A data-centric world
Data is ubiquitous.
As our dataome – the information we generate about ourselves – increases, so does our capacity to compute it and extract value out of it. We harness it to learn about ourselves, our society and economy. In doing this, we’re unlocking ways to redesign our systems to be more efficient, sustainable, transparent and tailored to human needs and characteristics.
I met with Professor Pierre Pinson, Chair of Data-Centric Design Engineering at Imperial’s Dyson School of Design Engineering, who explained how data-centric design engineering was born with this idea in mind: generating optimal value for society from data.
“It is rigorous engineering with the layers of purpose, creativity, innovation and entrepreneurship you have in design”, Professor Pinson explains.
“What we do as designers in the digital space is using data as raw material and imagining ways to make an impact by generating value for society and industry. Our idea is to take this to the next level, by identifying new needs and new areas in which data and analytics can bring substantial change.
“If you can find some generic approach, tools and methods to get optimal value from data, you can make a really big impact everywhere – it could be healthcare, energy, sustainability, the circular economy, and many more areas.”
Data and our selves
Our relationship with data in the last decade has been somewhat controversial and polarised, generating a mix of excitement and concern. Many industry commentators predicted that with the rise of companies that existed solely online, data would be the new oil. But like oil, its use and applications have been extremely beneficial, and extremely dangerous.
“In the last ten years we’ve been overshooting in two different directions. On the one hand, some have had the attitude that data is just data, why should one be worried that it gets shared broadly? And, when we see Facebook and the likes building big businesses through the use of private data, making us and regulators worried about where the boundaries to our privacy actually lie.
“But then, on the other hand, we overshot in the opposite direction, like with GDPR, by thinking that the best approach is to build walls between our personal data and the rest of the world to keep our personal information safe and private.”
A discussion in transition
The debate rages on. And the pace of change and regulation varies wildly between regions and cultures, too. There is no one-size-fits-all approach to managing data policies, so data-centric design has even more work ahead to shine a light on paths that prove ethical and acceptable to different data owners, processors, managers and regulators.
“In the next decade we’ll have to find the right balance between the two [perspectives] since, otherwise, this will clearly prevent us to grasp the amazing opportunities brought in by data and analytics to advance our societies.
“We have to better inform people about the privacy-openness trade-off, because if we accept a certain loss of privacy, we could gain a lot. We all have different preferences and willingness to share, and what is truly important here is transparency and accountability.”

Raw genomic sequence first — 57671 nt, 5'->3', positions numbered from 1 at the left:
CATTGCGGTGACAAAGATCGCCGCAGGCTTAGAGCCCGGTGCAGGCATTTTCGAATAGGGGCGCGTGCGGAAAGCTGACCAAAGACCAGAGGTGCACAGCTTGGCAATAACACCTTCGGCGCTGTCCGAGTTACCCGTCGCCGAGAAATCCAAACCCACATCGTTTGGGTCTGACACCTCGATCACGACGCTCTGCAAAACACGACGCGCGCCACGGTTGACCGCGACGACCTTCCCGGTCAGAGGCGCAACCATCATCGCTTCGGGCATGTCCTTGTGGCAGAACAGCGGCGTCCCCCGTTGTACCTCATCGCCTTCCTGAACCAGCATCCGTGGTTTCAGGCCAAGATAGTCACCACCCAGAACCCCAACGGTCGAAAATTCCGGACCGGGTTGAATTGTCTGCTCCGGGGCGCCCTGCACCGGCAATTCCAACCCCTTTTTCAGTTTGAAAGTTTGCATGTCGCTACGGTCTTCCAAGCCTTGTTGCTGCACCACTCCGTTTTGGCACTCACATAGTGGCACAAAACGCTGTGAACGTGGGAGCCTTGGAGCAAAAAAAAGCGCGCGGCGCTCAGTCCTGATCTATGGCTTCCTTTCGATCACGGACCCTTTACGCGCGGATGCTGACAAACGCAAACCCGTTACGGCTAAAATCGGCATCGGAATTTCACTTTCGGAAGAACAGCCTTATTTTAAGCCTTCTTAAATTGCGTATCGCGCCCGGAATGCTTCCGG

Generating value for society
The power of data to generate value, does not come necessarily from developing fancy AI systems or statistical models.
“I think that something that is beautiful about data is that the first thing we can do with it is to be descriptive,” adds Professor Pinson. ” The true power of data is actually just to inform people. And one of the most powerful ways to generate value and reduce inequalities is to monitor things, to see how they evolve, to get people to realise how good or bad things already are. .
“We also need to use data to make sure that we bring transparency, that we bring information to people. Maybe also that we bring a level of trust… I think this would help for behavioural change in many different aspects.
“It can be health or energy, and it can be also safety. There could be so many things that we can do with data so that we have an impact on society and the way people behave without trying to be invasive in enforcing them. It is just saying I’m trying to inform you, being transparent, and you can trust me in the way I inform you.”
It’s fascinating to reflect on how the simplest use of data can be the most impactful. A transparent society is one that fosters trust and making people aware is the first step to steering them towards behavioural change. Problems are acknowledged only when salient and compelling; before changing behaviours, we first need a leap in consciousness.
Our open questions for data and society
Using data to deeply understand collective societal mechanisms and processes could help us design better ways of living in a range of communities. How could data-powered transparency and trust change politics for example? Would that stir people towards more fact-based choices and transform the political language and discourse? We’ve seen an example of that during the Covid pandemic, where data informed unanimous action, irrespective of opinions and ideologies.
Among the examples of use of data in the industry, Professor Pinson mentions his experience in the energy sector, and how digitalisation has changed the industry, such that data is used for forecasting, trading, and decision-making. Data contributes to the evolution of the area and fostering the adoption of renewable energy.